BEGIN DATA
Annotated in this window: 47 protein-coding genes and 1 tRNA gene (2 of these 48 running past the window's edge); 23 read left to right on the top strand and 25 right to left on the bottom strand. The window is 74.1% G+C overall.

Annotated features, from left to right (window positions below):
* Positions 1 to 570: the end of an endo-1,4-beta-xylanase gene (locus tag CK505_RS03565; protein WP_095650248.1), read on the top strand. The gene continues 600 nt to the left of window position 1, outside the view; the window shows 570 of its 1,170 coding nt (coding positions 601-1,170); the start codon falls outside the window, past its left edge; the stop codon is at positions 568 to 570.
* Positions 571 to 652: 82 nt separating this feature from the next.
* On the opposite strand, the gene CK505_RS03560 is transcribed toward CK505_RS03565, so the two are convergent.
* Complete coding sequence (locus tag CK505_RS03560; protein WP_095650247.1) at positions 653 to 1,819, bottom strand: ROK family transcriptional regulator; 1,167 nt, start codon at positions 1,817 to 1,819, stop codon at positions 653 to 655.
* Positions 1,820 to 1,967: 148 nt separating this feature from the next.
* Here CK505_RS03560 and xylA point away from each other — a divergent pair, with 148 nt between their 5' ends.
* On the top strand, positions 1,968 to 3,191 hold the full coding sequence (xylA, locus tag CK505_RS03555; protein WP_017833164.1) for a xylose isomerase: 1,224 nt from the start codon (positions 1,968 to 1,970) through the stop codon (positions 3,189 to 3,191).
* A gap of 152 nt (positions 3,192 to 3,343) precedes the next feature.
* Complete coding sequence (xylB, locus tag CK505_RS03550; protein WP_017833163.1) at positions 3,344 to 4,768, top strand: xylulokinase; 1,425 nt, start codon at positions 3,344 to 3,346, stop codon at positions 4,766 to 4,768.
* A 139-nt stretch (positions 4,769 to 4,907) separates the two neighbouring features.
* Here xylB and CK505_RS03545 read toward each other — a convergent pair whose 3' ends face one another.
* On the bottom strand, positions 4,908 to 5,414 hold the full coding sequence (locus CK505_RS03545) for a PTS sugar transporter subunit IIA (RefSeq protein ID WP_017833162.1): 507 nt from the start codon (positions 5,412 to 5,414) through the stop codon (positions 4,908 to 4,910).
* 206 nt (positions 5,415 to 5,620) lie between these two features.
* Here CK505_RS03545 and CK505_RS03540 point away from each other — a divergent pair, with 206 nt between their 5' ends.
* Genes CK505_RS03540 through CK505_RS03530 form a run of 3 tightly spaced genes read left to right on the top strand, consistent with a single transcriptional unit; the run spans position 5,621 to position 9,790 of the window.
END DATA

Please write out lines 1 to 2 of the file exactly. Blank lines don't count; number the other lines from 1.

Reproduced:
Annotated in this window: 47 protein-coding genes and 1 tRNA gene (2 of these 48 running past the window's edge); 23 read left to right on the top strand and 25 right to left on the bottom strand. The window is 74.1% G+C overall.

Annotated features, from left to right (window positions below):